CS Automation: Front-End Bots vs. AI-Assisted Operators
We discuss the difference between these two styles of customer service automation.
October 9th, 2017
Customer-favourite channels - instant messaging, social media, and webchat - became the focus of most company's digital customer service (CS) a while ago. But as volume continues to increase, companies must ask themselves how they plan to cope.
We believe automation is the best solution. But, there are different automation strategies available to you, and you need to pick the best one to meet your CS needs. We’re going to discuss different approaches to automation, their pros, and their cons.
What are your CS automation options?
Customers continue to put enhanced pressure on companies to perform; the introduction of bots in the CS market makes it not only possible to match, but beat expectations. To that end, there are two automation options which could push you ahead of the competition: front-end bots and AI-assisted operators.
1. Front-end bots are essentially FAQ centres designed for customers to chat with. They offer limited, pre-set responses to a customer’s query or complaint without the need for human intervention.
2. Although they come in various forms, AI-assisted agents are all a combination of human operator and artificial intelligence working together to help the customer. This could be via bots and operators working in tandem, or a bot taking on the initial stage of the conversation before passing it through to an operator.
Neither of these options have a set application, and companies can develop bots as appropriate to them. But is one definitively better than the other?
What makes front-end bots a solid contender?
How your company views CS will dictate your AI strategy. If you focus on cost-savings as a differentiator, then front-end bots look to be better.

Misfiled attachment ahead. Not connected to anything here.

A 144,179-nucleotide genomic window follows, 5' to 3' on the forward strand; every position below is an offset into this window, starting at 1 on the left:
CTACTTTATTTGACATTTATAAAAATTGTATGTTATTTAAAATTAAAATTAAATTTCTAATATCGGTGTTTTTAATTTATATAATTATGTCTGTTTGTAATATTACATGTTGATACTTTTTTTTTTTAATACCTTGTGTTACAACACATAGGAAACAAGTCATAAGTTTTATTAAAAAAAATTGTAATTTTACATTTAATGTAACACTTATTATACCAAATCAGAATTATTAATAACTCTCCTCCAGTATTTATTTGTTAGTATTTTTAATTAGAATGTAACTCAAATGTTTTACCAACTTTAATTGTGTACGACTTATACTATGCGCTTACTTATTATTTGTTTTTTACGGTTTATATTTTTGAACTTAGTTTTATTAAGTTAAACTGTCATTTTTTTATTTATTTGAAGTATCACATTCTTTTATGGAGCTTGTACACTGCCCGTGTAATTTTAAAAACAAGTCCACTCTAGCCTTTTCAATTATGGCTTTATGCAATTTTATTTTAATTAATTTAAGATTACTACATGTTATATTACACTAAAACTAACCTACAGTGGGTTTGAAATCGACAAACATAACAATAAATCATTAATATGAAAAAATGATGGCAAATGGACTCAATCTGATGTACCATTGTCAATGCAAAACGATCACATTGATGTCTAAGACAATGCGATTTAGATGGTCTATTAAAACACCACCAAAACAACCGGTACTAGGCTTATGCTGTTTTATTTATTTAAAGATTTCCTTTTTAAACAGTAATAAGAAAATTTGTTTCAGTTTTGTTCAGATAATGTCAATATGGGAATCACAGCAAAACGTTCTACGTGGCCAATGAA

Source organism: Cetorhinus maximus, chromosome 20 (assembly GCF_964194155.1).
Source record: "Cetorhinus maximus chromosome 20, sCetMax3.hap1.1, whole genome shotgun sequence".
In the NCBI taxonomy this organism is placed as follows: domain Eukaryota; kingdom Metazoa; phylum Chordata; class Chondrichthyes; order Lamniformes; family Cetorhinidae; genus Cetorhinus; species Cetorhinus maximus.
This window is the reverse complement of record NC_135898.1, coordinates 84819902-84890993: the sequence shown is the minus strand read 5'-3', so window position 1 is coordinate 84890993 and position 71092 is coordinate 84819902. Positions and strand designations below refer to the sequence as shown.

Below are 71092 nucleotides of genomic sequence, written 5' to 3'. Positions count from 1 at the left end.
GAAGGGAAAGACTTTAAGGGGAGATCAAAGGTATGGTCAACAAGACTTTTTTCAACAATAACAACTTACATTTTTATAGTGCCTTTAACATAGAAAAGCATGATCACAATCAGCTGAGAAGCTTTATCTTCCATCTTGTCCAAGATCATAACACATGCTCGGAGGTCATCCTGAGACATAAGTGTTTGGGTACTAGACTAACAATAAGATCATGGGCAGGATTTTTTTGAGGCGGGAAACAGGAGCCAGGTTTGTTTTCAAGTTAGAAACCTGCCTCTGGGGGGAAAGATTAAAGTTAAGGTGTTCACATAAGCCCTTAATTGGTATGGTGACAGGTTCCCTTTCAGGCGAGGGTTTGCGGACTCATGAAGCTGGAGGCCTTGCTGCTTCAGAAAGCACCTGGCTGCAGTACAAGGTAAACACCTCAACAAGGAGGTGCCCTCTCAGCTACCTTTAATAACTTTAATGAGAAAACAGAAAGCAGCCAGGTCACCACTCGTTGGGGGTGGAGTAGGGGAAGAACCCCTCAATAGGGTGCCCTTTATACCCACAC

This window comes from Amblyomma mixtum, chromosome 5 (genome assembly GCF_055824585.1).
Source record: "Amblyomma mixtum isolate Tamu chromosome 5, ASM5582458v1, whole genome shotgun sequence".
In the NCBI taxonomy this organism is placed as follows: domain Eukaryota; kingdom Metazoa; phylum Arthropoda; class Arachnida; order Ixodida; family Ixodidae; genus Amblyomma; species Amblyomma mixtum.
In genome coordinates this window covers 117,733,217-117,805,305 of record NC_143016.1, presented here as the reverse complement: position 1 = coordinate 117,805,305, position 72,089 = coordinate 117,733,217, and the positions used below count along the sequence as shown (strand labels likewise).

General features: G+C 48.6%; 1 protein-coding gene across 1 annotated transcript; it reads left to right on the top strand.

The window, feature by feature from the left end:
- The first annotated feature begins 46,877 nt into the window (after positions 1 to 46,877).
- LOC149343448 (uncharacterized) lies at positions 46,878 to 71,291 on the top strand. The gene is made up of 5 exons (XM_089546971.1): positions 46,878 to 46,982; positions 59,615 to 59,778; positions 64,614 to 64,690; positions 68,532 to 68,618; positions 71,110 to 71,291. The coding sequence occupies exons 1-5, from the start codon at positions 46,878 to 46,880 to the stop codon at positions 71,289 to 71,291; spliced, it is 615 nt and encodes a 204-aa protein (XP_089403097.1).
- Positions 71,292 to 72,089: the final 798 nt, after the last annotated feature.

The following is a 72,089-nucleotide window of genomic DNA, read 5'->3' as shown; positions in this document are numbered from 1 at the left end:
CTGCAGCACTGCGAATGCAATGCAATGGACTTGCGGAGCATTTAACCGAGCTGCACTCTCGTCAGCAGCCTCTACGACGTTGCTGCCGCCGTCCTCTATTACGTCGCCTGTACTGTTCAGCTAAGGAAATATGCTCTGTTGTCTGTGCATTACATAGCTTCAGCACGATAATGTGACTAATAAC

They only demand the fixed costs of development and maintenance, whilst AI-assisted agents will have variable operator costs on top. The £3.13 you could save per webchat would be a significant factor.
Without the need for human input, front-end bots can deal with an unlimited number of chats whilst offering a far reduced response time. That's important when you consider that Capterra found 35% of customer service "fails" reported a poor response time as a factor. But, keep in mind that AI-assisted operators also have a faster response time than operators alone.
Currently, it’s looking like a runaway-win for front-end bots. But AI-assisted agents offer the customer a more rounded experience.
Why would a business prefer AI-assisted operators?
First, AI-assisted operators can still save you money. According to the Pareto principle, 80% of queries relate to just 20% of issues. Some forms of AI-assisted operators offer bots that can solve this 80% of queries as a first port of contact. The reduced volume passing through to operators would mean you can cut labour costs. Employing a similar form of automation could save one of our clients £175,350 per week. No sweat.
Reducing the time spent on those pesky, repetitive queries can also lead to a 50% reduction in operator training time. Operators don't have to lose time on simple queries, meaning they can get straight to the tough ones. This reduces the types of queries they need training for.